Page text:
Coffee not just quick caffeine fix; culture, variety growing

A Dichotomy employee makes a latte on Thursday, May 2, in the Croft Art Gallery where the shop is located. Matt Hellman | Lariat Photo Editor

Dichotomy Coffee baristas try to include variety in their coffee through different roasters so Wacoans can experience different types. (Matt Hellman | Lariat Photo Editor)
Dichotomy Coffee baristas try to include variety in their coffee through different roasters so Wacoans can experience different types. (Matt Hellman | Lariat Photo Editor)
By Rebecca Fiedler

Many people will pull up to a drive-through window at McDonald’s and order a McCafe Frappe Mocha in order to treat themselves or a get a caffeine boost. Coffee shops in Waco, however, believe that they’re offering something more than a quick fix –they say that with their coffee and service they’re offering an experience.

Jessie Harris, store manager of Trailhead Coffee Shop on the corner of University Parks Drive and Franklin Avenue, said there is a difference between the “coffee culture” and the coffee industry. Coffee culture, he said, is more about the attitude behind making coffee, whereas the industry of coffee is more about making profits.

“I think of enjoying relationships over coffee and enjoying the uniqueness that every cup of coffee can bring,” Harris said.

Harris said preparing a good cup of coffee is an art form. There are even barista world championships, he said.

“I think that what is great about coffee is that it is what it is — it is what you make of it,” Harris said. “It’s like any fine drink. You can have people that are addicted and then you can have those who enjoy the social aspect of it, and that can bring all sorts of varieties of people, and then you’ve got those who appreciate the art of it — and I think that alone draws in many different realms of people.”

Cody Fergusson, barista at Dichotomy Coffee at 712 Austin Ave., described brewing coffee as a kind of theater, since baristas can put on a show for their customers and experiment in a form of artwork called “latte art,” where images are created on the surface of coffee with steamed milk.

“Coffee is something you can be extremely passionate about, and that goes to the growers, to the science that goes into roasting and to extraction and brewing,” Fergusson said. “I mean, we have this fancy gadget over there that tells us the total dissolved solids in the coffee, so that we can possibly recreate the same perfect cup time and time again based on dissolved molecules.”

Rob McNeil, a barista at Common Grounds, said he finds coffee fascinating, as there are many ways to affect the dynamic of a cup of coffee, from the growing of the plant, to the washing and drying of the product, to the grinding of the bean, to the measuring of the water. He said as a barista prepares coffee, they can explain what they’re doing to the customer and how that makes a difference in the drink.

“Here we want to teach the customer about what they’re getting, and it’s not just a cup of coffee, like a crappy cup of coffee,” he said. “It’s a good quality product.”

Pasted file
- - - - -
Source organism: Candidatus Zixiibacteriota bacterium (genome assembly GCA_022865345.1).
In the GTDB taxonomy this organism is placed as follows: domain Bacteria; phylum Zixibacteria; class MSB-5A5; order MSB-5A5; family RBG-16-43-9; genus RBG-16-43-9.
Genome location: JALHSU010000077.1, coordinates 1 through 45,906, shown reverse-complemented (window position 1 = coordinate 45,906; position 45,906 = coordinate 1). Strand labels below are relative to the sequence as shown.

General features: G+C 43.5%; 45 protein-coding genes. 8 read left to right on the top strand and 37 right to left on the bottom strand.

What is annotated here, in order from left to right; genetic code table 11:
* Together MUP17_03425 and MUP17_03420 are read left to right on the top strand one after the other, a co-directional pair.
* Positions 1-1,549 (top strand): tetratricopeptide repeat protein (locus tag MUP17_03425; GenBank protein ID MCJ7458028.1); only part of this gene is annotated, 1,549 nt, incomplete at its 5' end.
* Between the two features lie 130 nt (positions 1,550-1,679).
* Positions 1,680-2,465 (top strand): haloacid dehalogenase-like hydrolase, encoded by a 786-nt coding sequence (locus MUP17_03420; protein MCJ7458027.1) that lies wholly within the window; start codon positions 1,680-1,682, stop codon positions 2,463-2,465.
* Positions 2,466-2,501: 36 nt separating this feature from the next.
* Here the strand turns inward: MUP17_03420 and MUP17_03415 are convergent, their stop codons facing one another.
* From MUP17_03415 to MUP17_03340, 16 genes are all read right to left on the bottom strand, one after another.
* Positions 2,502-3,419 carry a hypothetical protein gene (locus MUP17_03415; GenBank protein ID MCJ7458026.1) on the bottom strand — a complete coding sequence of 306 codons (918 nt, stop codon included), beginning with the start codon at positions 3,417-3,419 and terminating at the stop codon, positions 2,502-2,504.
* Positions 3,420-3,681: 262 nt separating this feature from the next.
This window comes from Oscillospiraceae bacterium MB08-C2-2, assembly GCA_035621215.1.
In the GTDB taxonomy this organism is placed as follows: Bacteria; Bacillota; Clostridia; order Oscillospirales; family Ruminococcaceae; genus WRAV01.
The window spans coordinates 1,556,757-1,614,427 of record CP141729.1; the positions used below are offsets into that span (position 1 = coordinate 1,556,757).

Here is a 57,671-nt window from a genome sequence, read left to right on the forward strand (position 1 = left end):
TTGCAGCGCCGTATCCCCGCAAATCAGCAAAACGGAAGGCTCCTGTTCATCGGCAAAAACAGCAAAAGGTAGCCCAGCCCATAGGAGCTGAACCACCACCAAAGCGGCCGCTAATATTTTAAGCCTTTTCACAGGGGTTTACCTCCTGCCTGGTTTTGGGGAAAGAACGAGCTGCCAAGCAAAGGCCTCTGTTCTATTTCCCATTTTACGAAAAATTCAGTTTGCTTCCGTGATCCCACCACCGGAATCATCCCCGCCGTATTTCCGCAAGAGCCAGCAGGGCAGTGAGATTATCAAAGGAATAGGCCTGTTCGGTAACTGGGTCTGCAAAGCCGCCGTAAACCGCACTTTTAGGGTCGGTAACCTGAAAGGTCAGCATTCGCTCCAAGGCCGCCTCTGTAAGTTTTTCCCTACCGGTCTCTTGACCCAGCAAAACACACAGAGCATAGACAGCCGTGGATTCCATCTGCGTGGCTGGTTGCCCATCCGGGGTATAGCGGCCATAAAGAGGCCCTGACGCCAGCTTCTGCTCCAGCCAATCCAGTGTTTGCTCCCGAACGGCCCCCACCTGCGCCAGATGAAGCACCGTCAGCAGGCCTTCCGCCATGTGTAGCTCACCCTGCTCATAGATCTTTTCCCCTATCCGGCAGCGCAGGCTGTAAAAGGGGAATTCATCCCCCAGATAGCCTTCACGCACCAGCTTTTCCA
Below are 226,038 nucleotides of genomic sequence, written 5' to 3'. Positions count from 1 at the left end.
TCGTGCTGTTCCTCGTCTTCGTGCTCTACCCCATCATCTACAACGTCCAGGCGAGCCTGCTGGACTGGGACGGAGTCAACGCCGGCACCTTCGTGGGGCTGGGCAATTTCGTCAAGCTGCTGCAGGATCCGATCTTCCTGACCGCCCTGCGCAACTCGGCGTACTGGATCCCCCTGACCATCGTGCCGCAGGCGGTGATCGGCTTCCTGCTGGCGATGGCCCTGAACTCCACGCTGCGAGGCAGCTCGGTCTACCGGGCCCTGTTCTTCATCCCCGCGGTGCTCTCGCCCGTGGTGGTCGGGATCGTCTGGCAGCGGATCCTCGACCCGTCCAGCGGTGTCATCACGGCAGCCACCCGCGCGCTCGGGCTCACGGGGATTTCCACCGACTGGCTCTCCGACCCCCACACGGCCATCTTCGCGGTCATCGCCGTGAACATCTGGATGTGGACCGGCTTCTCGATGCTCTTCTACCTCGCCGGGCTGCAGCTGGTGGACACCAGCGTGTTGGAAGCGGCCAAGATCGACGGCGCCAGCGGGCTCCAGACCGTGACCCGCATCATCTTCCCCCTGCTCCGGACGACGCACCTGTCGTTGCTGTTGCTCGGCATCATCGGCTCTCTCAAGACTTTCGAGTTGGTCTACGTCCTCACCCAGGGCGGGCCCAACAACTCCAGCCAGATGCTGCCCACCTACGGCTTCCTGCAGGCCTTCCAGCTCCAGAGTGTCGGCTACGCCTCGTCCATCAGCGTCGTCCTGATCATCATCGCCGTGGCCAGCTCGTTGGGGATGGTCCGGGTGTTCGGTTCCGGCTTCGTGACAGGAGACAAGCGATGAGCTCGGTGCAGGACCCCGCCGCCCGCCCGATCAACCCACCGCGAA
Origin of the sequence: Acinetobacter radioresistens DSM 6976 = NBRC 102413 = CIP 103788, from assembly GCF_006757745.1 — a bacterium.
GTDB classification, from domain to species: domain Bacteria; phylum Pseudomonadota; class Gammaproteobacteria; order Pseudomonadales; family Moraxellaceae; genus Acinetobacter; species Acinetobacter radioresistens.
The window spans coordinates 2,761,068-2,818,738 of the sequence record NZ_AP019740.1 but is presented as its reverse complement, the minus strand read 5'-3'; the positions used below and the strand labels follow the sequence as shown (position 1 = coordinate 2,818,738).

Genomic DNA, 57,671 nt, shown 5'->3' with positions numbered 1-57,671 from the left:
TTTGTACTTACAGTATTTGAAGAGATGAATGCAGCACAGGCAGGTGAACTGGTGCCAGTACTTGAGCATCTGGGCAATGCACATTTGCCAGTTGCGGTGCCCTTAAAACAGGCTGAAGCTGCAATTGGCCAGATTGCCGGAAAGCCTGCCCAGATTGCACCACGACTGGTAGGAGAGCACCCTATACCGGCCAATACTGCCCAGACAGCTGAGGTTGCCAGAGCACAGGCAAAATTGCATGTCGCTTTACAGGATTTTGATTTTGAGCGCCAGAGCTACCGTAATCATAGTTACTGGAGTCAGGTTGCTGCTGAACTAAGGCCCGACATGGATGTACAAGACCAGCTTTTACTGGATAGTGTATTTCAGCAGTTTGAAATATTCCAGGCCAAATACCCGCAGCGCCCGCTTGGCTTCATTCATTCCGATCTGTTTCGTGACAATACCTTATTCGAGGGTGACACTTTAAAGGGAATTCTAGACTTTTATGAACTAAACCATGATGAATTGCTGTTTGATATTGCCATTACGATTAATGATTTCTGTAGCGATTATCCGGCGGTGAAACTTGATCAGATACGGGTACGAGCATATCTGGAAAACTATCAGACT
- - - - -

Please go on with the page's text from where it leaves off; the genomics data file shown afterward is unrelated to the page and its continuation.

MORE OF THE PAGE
Fergusson said Dichotomy chooses to use multiple different roasters to supply its coffee so Wacoans can gain a new and different kind of coffee experience.

“All specialty coffee is mostly what you call selectively picked, so you have the ripe cherries that are picked, and then that is hand-sorted, so it goes through a rigorous sorting process to make sure each bean is of the same quality and high quality,” Fergusson said. “And then with specialty roasters, that’s roasted to a profile that brings out the natural flavors, so you get a lot more quality coffee that has natural flavors. And then it comes to my hands, which, I put in hours of training to make sure I can prepare it in a way that is delicious.”

Harris said that the coffee culture has a cultish following, elaborating that each customer in the culture will know what kind of coffee they prefer. Waco doesn’t have a lot of that culture yet, Harris said, but Waco’s coffee scene is growing.

“Most people still desire the sweet, flavored drinks,” Harris said. “If you were to go to Morocco, which is a nation centered around coffee and tea, you would find at 5 p.m., literally, hundreds of men at cafes just enjoying the flavor and the richness of a coffee and enjoying the camaraderie that came with it. And we’re not there yet.”

Harris doesn’t consider himself a coffee ‘purist.’ He doesn’t want to look down on customers just wanting a caffeine buzz as they study for final exams, he said. He does want to raise the awareness, however, of slowing down and enjoying life and a cup of coffee.

“I think there’s a need for both,” Harri said. “If you become an extremist, then you lose one side of the coin.”

What a customer can expect from Trailhead Coffee, Harris said, is if that customer visits the shop more than three times, baristas should know that customer’s name. They aim to value people foremost, Harris said.

McNeil spoke of how he valued the interaction he has with customers as a barista.

“I know that my personal goal is just to make someone’s day just a little bit better by smiling at them and being friendly and taking their order, and doing anything I can to make someone else feel better,” McNeil said.

Customer service was a common theme in coffee culture that Harris, Fergusson and McNeil all expressed as being important.

“People need someone to talk to,” McNeil said. “Why can’t it be a barista?”